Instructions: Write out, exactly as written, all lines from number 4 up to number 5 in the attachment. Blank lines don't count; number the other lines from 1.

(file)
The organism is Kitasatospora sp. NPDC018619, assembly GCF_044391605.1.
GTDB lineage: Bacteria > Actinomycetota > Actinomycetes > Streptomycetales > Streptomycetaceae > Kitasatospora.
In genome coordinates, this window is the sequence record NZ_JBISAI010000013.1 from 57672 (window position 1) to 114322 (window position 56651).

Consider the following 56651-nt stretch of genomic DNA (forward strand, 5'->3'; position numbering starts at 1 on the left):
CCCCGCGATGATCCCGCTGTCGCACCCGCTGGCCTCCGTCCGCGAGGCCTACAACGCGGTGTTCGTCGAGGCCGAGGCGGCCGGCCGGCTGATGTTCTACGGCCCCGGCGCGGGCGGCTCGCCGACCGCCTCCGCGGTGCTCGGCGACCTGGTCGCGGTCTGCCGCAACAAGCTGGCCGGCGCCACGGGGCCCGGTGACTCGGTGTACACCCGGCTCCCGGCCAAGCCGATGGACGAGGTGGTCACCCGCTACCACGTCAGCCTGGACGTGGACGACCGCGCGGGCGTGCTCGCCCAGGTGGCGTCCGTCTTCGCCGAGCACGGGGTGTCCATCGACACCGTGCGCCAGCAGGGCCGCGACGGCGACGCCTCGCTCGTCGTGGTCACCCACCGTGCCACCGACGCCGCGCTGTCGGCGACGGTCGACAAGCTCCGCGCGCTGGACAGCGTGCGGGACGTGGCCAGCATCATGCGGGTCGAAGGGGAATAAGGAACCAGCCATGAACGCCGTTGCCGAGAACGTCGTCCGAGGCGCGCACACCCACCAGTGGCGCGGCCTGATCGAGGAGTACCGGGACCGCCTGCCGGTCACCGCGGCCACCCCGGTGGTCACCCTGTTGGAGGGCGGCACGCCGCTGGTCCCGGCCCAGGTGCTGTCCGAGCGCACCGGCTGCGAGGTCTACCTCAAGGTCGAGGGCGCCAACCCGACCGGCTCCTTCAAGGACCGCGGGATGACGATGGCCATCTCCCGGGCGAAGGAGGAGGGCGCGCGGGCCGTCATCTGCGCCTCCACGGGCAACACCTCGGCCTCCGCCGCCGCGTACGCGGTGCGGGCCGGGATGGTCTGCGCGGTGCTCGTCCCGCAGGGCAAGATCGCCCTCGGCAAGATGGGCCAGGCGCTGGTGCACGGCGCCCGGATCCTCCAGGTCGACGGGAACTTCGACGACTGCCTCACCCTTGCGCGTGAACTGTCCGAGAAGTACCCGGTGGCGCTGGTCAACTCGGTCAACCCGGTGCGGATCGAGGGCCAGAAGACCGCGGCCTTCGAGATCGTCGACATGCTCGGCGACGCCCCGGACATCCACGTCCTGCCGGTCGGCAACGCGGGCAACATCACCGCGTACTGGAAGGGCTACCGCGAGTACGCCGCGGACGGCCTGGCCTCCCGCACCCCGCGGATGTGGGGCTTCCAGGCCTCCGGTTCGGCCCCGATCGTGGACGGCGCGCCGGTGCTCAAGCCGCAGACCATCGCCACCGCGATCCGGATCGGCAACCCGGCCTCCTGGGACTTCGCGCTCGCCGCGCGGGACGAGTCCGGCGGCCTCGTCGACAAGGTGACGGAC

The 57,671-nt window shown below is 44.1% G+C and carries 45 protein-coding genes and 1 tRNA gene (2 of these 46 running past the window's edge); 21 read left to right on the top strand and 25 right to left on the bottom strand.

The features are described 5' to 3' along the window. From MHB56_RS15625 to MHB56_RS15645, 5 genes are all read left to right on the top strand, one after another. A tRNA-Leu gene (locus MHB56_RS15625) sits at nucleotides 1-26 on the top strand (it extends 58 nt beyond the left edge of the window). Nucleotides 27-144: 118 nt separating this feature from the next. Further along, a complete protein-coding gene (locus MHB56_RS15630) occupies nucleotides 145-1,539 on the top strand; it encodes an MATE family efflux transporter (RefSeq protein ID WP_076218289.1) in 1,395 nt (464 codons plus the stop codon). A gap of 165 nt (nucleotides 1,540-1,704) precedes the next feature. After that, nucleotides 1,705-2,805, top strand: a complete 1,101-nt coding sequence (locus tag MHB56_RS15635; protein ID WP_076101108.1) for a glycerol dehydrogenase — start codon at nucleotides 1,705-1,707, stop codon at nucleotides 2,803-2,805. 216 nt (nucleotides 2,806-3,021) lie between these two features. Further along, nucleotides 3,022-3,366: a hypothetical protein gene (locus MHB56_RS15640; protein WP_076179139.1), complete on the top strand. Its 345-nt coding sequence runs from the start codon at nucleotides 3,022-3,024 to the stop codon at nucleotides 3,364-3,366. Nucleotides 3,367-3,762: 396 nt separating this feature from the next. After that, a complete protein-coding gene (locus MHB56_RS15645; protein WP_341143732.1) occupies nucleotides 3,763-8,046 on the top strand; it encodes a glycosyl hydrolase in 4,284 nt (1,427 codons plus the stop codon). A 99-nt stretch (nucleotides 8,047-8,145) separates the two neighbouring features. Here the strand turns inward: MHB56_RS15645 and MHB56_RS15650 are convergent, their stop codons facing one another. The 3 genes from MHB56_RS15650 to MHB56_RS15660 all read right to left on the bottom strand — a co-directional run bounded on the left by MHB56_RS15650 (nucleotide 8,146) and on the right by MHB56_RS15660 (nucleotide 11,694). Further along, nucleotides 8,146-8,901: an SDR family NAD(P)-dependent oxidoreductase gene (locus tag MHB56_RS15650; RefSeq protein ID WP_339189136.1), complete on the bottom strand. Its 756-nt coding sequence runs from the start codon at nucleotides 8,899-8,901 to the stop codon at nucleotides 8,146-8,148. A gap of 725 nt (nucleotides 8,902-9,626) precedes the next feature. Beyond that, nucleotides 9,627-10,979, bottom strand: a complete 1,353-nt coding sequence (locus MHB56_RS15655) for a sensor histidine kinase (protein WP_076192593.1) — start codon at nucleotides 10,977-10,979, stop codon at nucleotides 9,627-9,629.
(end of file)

Consider the following 56651-nt stretch of genomic DNA (forward strand, 5'->3'; position numbering starts at 1 on the left):
CCCCGCGATGATCCCGCTGTCGCACCCGCTGGCCTCCGTCCGCGAGGCCTACAACGCGGTGTTCGTCGAGGCCGAGGCGGCCGGCCGGCTGATGTTCTACGGCCCCGGCGCGGGCGGCTCGCCGACCGCCTCCGCGGTGCTCGGCGACCTGGTCGCGGTCTGCCGCAACAAGCTGGCCGGCGCCACGGGGCCCGGTGACTCGGTGTACACCCGGCTCCCGGCCAAGCCGATGGACGAGGTGGTCACCCGCTACCACGTCAGCCTGGACGTGGACGACCGCGCGGGCGTGCTCGCCCAGGTGGCGTCCGTCTTCGCCGAGCACGGGGTGTCCATCGACACCGTGCGCCAGCAGGGCCGCGACGGCGACGCCTCGCTCGTCGTGGTCACCCACCGTGCCACCGACGCCGCGCTGTCGGCGACGGTCGACAAGCTCCGCGCGCTGGACAGCGTGCGGGACGTGGCCAGCATCATGCGGGTCGAAGGGGAATAAGGAACCAGCCATGAACGCCGTTGCCGAGAACGTCGTCCGAGGCGCGCACACCCACCAGTGGCGCGGCCTGATCGAGGAGTACCGGGACCGCCTGCCGGTCACCGCGGCCACCCCGGTGGTCACCCTGTTGGAGGGCGGCACGCCGCTGGTCCCGGCCCAGGTGCTGTCCGAGCGCACCGGCTGCGAGGTCTACCTCAAGGTCGAGGGCGCCAACCCGACCGGCTCCTTCAAGGACCGCGGGATGACGATGGCCATCTCCCGGGCGAAGGAGGAGGGCGCGCGGGCCGTCATCTGCGCCTCCACGGGCAACACCTCGGCCTCCGCCGCCGCGTACGCGGTGCGGGCCGGGATGGTCTGCGCGGTGCTCGTCCCGCAGGGCAAGATCGCCCTCGGCAAGATGGGCCAGGCGCTGGTGCACGGCGCCCGGATCCTCCAGGTCGACGGGAACTTCGACGACTGCCTCACCCTTGCGCGTGAACTGTCCGAGAAGTACCCGGTGGCGCTGGTCAACTCGGTCAACCCGGTGCGGATCGAGGGCCAGAAGACCGCGGCCTTCGAGATCGTCGACATGCTCGGCGACGCCCCGGACATCCACGTCCTGCCGGTCGGCAACGCGGGCAACATCACCGCGTACTGGAAGGGCTACCGCGAGTACGCCGCGGACGGCCTGGCCTCCCGCACCCCGCGGATGTGGGGCTTCCAGGCCTCCGGTTCGGCCCCGATCGTGGACGGCGCGCCGGTGCTCAAGCCGCAGACCATCGCCACCGCGATCCGGATCGGCAACCCGGCCTCCTGGGACTTCGCGCTCGCCGCGCGGGACGAGTCCGGCGGCCTCGTCGACAAGGTGACGGAC